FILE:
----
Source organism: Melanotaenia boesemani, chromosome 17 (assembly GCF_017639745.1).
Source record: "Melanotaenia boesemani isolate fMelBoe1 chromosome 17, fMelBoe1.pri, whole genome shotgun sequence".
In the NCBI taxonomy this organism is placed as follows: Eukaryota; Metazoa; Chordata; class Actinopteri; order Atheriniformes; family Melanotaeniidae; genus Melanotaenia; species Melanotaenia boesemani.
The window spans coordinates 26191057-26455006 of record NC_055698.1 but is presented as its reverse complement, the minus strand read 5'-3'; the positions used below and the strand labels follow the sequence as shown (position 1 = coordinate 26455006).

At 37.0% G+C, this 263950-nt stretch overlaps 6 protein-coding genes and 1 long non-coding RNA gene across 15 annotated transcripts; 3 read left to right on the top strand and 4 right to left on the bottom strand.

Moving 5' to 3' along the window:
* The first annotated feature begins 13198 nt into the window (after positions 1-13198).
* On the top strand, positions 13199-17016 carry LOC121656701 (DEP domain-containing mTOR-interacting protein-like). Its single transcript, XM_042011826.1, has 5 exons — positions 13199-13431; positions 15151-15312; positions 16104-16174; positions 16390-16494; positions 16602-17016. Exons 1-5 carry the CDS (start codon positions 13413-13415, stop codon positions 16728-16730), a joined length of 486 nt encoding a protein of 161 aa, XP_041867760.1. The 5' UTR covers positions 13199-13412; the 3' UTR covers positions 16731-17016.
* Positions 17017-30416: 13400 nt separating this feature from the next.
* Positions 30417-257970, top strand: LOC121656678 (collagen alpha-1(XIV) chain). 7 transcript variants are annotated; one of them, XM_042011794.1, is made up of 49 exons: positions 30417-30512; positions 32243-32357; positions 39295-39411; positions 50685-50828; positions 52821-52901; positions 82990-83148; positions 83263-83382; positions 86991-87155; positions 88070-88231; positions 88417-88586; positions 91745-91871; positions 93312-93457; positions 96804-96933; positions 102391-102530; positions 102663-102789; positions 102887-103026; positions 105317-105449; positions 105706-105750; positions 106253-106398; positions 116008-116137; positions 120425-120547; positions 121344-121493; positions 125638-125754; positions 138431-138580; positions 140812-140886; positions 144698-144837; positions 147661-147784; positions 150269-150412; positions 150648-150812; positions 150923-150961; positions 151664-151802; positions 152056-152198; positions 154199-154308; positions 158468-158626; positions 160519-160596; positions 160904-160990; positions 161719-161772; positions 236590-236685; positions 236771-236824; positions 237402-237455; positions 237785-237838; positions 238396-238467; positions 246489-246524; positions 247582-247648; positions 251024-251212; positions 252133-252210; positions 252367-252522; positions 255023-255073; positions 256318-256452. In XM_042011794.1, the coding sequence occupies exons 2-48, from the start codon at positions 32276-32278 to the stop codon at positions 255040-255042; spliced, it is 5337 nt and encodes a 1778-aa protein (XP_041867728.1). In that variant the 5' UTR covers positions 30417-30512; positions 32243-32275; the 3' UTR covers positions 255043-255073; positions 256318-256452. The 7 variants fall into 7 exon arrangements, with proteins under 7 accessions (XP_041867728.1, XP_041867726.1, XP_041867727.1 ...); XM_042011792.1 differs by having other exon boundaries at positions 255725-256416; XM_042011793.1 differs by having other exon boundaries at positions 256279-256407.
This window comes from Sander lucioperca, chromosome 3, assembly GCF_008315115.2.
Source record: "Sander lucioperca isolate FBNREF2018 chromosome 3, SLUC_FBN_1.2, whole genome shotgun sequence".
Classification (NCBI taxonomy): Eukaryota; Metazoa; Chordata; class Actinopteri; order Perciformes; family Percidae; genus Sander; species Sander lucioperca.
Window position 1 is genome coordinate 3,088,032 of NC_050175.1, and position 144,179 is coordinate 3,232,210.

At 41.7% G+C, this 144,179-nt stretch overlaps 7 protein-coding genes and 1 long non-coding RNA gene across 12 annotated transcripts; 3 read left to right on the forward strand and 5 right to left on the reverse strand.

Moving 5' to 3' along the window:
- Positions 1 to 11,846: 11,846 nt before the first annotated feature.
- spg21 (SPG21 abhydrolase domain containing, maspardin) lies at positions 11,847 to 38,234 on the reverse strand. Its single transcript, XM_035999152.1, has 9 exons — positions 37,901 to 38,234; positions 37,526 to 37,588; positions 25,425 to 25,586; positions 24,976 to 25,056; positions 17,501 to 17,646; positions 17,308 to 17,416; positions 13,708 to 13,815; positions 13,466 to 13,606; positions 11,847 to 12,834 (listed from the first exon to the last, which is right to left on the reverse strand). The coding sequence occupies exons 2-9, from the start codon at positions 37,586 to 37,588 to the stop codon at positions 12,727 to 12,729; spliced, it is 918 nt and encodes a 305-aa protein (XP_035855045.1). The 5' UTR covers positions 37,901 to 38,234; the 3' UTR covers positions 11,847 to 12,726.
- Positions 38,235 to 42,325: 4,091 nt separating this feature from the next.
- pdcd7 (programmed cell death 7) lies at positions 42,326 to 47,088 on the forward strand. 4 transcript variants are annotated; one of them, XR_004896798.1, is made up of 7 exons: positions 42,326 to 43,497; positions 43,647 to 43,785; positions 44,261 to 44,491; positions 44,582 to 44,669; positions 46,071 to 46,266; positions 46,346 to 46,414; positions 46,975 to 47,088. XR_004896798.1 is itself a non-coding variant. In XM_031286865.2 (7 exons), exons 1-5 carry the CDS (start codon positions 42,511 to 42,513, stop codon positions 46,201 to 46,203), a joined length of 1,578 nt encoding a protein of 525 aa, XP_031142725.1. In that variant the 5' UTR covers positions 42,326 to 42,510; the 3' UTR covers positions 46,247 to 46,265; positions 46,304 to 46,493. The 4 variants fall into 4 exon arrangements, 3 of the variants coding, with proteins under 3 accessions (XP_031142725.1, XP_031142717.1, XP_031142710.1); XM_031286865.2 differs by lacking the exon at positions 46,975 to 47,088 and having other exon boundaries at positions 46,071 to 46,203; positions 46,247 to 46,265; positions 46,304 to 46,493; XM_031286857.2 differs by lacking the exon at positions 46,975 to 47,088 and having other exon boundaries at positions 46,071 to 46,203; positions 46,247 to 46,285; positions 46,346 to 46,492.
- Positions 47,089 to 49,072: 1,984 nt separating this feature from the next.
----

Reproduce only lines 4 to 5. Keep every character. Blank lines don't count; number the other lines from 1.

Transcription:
The window spans coordinates 26191057-26455006 of record NC_055698.1 but is presented as its reverse complement, the minus strand read 5'-3'; the positions used below and the strand labels follow the sequence as shown (position 1 = coordinate 26455006).

At 37.0% G+C, this 263950-nt stretch overlaps 6 protein-coding genes and 1 long non-coding RNA gene across 15 annotated transcripts; 3 read left to right on the top strand and 4 right to left on the bottom strand.